• Workers’ comp insurance rates are based on the likelihood of an injury. Rates for almost half of the job classifications will change 1 percent or less next year.

Misdiagnosed Worker Can Amend The Cause Of Injury More Than 2 Years Later

Today’s post comes from guest author Matthew Funk from Pasternack Tilker Ziegler Walsh Stanton & Romano. Washington State claims can include conditions diagnosed after the initial filing of a claim, as well. Please feel free to contact us to discuss the specifics of your case if you are facing a similar situation.

The Appellate Division Third Department issued a decision (Searchfield v. Lowe’s Home Centers) that is interesting case because it pertains to the establishment of an injury that was originally misdiagnosed.

  • In October 2005, an employee was injured at work while lifting a hot water heater. As a result of the injury the employee went to the emergency room. He was diagnosed by an emergency room physician with myofascial strain of the legs and hips.
  • A November 2005 physician’s report diagnosed the claimant with hip/thigh sprain and sciatica. The later medical reports focused on the groin, lower back and leg pain.
  • In July 2006, a Law Judge established the claim for a work related injury to the claimant’s lower back. However, the employee continued to report worsening symptoms in his hip area.
  • In 2009, the claimant saw an orthopedic surgeon. The doctor performed a MRI of the right hip. The MRI revealed a right hip labral tear that required surgury. According to the surgeon the claim was originally misdiagnosed and the claimant had, in fact, sustained injuries to his right hip as a result of the October 2005 accident.
  • The claimant applied for a hearing to amend the claim for the right hip.
  • The Judge ruled that the right hip claim was time barred (pursuant to Workers’ Compensation Law Section 28). This states that a claim for a causally related condition must be made within two years of the date of accident.
  • On appeal the Board Panel reversed and the Appellate Division affirmed the Board Panel.

The Appellate Division stated that the early medical reports reflect initial concerns relating to the claimants hips. Also, there was supporting medical evidence that the claimant’s ongoing pain was the result of a labral tear in the right hip, a condition which is often misdiagnosed as a low back injury. The Court went on to add that the claimant could not have filed a claim for a causally related right hip injury at the time of the accident because it was not properly identified and diagnosed.

This case is important as it allowed the amendment of a claim for a serious injury that misdiagnosed early on in the case. You can find the entire court decision here.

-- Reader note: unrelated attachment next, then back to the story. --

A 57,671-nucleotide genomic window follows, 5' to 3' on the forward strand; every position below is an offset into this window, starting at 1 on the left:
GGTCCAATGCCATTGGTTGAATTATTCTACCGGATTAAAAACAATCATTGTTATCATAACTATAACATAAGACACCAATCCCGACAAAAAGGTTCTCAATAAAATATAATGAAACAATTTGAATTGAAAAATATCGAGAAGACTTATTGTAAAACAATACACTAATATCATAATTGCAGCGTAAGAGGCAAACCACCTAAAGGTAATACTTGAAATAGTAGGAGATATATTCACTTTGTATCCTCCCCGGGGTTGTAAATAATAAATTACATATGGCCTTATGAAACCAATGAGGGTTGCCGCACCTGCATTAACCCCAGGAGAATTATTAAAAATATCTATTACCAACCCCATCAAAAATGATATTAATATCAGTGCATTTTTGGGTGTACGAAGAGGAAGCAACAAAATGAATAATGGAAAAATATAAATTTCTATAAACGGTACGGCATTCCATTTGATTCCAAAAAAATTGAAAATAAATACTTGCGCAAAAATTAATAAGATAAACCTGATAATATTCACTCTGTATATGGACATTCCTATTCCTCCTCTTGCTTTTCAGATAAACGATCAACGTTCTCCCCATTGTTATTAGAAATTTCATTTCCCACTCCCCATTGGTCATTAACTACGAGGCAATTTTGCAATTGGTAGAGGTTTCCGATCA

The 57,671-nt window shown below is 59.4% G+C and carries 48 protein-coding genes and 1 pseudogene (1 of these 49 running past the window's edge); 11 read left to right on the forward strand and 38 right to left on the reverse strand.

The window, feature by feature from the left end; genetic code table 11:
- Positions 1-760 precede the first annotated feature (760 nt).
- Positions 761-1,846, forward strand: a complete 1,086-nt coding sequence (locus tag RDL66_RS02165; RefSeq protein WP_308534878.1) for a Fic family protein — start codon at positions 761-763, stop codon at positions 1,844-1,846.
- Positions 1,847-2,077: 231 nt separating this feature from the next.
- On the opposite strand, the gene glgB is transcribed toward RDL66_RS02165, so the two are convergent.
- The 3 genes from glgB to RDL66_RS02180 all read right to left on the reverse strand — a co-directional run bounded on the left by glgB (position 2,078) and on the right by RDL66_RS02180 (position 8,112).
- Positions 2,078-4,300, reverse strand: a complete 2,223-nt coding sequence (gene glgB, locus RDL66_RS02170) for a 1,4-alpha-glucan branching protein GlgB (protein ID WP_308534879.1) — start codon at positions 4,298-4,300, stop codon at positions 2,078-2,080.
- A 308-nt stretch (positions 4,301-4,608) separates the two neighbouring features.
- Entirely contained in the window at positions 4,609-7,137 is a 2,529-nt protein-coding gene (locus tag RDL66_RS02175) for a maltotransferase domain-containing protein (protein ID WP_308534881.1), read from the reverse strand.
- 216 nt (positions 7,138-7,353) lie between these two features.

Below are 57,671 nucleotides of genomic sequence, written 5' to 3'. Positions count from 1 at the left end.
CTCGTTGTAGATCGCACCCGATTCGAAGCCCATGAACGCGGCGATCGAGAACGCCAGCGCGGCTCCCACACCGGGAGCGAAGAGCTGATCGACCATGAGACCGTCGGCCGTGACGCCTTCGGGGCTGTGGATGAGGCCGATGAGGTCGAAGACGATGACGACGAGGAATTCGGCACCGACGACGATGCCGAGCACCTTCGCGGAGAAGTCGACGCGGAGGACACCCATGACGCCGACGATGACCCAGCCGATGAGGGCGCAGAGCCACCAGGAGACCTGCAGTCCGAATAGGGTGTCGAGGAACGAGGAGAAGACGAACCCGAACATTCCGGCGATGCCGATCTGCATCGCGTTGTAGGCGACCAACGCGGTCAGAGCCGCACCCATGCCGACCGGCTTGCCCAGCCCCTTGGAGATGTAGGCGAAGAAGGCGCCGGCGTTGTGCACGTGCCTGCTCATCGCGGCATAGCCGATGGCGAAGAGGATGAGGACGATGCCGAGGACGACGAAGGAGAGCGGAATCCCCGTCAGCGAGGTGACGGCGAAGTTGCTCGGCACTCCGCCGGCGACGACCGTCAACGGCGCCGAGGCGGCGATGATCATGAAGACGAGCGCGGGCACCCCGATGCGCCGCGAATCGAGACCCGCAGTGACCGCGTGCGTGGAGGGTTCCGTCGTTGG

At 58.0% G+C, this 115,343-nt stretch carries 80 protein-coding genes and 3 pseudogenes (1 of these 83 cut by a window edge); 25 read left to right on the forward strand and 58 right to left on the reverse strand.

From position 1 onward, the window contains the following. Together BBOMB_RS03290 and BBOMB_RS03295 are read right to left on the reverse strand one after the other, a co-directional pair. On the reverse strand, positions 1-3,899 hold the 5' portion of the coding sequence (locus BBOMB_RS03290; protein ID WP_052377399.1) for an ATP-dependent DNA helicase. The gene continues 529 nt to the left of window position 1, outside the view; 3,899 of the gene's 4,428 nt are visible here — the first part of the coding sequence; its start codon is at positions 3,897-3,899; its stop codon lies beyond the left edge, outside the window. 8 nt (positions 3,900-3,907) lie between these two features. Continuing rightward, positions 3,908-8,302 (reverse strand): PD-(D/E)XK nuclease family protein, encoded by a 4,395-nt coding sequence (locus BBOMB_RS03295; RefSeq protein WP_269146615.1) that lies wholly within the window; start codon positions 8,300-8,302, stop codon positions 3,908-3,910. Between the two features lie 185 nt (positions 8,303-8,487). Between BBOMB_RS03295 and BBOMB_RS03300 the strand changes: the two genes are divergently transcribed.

DLI’s New Stay at Work Program

DLI Notice of Workshops on the Stay at Work Program

The following was released by DLI as a public notice:

The Department of Labor & Industries (DLI) has reimbursed more than 1,000 employers almost $5.5 million to help retain injured workers in light duty jobs, but many businesses around the state remain uncertain how the program can benefit them.  To help, L&I is holding workshops across the state to explain the new Stay at Work program, which provides up to half of a worker’s base wages for up to 66 days or $10,000 per claim if the employer places their injured workers in light-duty or transitional work. 

The free, 90-minute workshops provide an overview of the program, explain how to apply for the reimbursements, the requirements, benefits, and how participation can help reduce claim costs for participating businesses. To sign up for a workshop or learn more about the program, visit www.StayatWork.Lni.wa.gov, or call 1-866-406-2482.

The current workshop schedule is:

  • Yakima – Sept. 11 from 9 -10:30 a.m. and 2 – 3:30 p.m., 15 W. Yakima Ave., Suite 100.
  • Everett – Sept. 13, from 10 ­- 11:30 a.m., 729 100th St. SE.
  • Kelso – Oct. 8, from 9 – 10:30 a.m. and 2 – 3:30 p.m., 711 Vine St.  
  • Everett – Nov. 8, from 10 – 11:30 a.m., 729 100th St. SE.
  • Spokane – Dec. 11, 9 – 10:30 a.m. and 2 – 3:30 p.m., 901 N. Monroe St., Suite 100.
  • Tukwila – Dec. 13 from 10 – 11:30 a.m., 12806 Gateway Drive South.

Ultimately, Stay at Work is projected to save $32 million annually by keeping workers on the job and reducing the chance of long-term disability. And getting injured workers out of their homes and back in the workplace has additional benefits – studies show that people off work longer than six months have only a 50 percent chance of ever returning to their job, while those who get back to work enjoy faster recovery times and improved lifelong health.

 

Trust your instincts – if things don’t feel right, they likely are not right.  Seek guidance prior to accepting or declining an offer of light-duty employment.

 

DLI Information for Injured Workers

The following is excerpted from the DLI website section on this topic:

The Department of Labor and Industries will reimburse your employer 50% of your base wages if they are able to find an eligible light-duty job for you. DLI will also cover expenses such as training and tools related to the light-duty job. If your employer offers you a job that your doctor approves and you choose not to accept it, you won’t be eligible to receive time-loss compensation. However, you aren’t required to accept any job that would exceed the restrictions set by your doctor.